Judea (Roman province) facts for kids
Quick facts for kidsProvincia Ivdaea
|Province of the Roman Empire|
|Capital city||Caesarea Maritima|
|Prefects before 41, Procurators after 44|
|-||26–36 CE||Pontius Pilate|
|-||64–66 CE||Gessius Florus|
|-||117 CE||Lusius Quietus|
|-||130–132 CE||Tineius Rufus|
|King of the Jews|
|Historical era||Roman Principate|
|-||Census of Quirinius||6 CE|
|-||Crucifixion of Jesus||c. 30 AD|
|-||Crisis under Caligula||37–41 CE|
|-||Incorporation of Galilee and Peraea||44 CE|
|-||Destruction of the Second Temple||August 4, 70 CE|
|-||Bar Kokhba revolt||132–135 CE|
|Today part of|
The Roman province of Judea, incorporated the regions of Judea, Samaria and Idumea, and extended over parts of the former regions of the Hasmonean and Herodian kingdoms of Judea. It was named after Herod Archelaus's Tetrarchy of Judea (The Herodian Tetrarchy was formed following the death of Herod the Great in 4 BCE, when his kingdom was divided between his sons).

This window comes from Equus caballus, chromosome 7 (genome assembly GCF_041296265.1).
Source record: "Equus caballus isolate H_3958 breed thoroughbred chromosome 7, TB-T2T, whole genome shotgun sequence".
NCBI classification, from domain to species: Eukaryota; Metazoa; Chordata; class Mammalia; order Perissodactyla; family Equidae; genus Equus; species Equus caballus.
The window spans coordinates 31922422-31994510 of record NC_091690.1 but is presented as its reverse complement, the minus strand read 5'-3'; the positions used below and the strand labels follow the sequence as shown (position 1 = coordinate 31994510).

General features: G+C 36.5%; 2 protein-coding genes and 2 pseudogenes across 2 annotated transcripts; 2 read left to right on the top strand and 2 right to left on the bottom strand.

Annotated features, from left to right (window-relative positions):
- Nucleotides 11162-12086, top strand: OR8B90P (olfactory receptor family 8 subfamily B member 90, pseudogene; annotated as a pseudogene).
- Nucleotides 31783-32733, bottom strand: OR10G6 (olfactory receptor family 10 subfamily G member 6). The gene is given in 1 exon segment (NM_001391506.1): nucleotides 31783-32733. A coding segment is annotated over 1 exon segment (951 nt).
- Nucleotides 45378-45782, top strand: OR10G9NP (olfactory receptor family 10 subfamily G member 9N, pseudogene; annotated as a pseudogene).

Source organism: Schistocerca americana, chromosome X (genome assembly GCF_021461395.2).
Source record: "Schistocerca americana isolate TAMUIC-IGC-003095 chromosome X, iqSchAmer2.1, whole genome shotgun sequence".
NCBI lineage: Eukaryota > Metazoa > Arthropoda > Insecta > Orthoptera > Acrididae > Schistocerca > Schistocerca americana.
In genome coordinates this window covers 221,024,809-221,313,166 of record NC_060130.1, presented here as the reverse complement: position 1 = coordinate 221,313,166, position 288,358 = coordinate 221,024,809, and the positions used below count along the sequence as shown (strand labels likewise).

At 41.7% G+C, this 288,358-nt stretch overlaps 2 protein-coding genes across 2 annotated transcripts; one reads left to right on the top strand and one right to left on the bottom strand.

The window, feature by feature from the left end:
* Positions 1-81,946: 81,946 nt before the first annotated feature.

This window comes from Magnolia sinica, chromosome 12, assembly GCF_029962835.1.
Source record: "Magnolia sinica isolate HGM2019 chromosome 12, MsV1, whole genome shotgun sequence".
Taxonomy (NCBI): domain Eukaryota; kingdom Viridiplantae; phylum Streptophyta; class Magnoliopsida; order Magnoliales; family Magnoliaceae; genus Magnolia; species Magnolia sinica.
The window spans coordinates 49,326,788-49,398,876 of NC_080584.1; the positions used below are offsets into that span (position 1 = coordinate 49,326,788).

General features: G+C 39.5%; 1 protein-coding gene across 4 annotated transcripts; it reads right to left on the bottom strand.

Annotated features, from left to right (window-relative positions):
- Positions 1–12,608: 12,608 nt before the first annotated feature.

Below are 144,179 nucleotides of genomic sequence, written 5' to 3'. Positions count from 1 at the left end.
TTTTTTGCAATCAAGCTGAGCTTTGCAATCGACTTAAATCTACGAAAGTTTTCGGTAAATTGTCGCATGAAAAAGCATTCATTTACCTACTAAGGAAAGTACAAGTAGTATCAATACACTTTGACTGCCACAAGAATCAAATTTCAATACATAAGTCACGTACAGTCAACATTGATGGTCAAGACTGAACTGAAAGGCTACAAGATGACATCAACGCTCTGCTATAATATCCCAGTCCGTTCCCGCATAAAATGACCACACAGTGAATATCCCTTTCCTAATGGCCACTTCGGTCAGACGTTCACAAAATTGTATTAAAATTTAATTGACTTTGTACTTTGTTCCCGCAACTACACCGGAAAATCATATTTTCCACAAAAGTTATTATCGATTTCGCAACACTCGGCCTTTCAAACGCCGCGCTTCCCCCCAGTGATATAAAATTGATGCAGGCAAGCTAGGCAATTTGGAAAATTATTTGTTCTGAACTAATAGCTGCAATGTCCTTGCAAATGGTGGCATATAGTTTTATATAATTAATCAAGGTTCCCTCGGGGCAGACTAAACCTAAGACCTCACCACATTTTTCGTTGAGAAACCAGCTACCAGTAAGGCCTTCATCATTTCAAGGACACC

The province of Judea was the scene of unrest at its founding in 6 CE during the Census of Quirinius, the Crucifixion of Jesus in 30-33 AD and several wars, known as the Jewish–Roman wars, were fought in its history. The Second Temple of Jerusalem was destroyed by the Romans in 70 CE as part of the First Jewish–Roman War and after the Bar Kokhba revolt (132–135), the Roman Emperor Hadrian changed the name of the province to Syria Palaestina and Jerusalem to Aelia Capitolina, which certain scholars conclude was an attempt to remove the relationship of the Jewish people to the region.
- 66-70 AD - first rebellion, followed by the destruction of Herod's Temple and the siege of Jerusalem (see Great Jewish Revolt, Josephus)
- 115-117 AD - second rebellion, called Kitos War, due to excessive taxation
- 132-135 AD - third rebellion, Bar Kokhba's revolt
The first intervention of Rome in the region dates from 63 BC, following the end of the Third Mithridatic War, when Rome made a province of Syria. After the defeat of Mithridates VI of Pontus, general Pompeius Magnus (Pompey the Great) remained there to secure the area.
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Judea (Roman province) Facts for Kids. Kiddle Encyclopedia.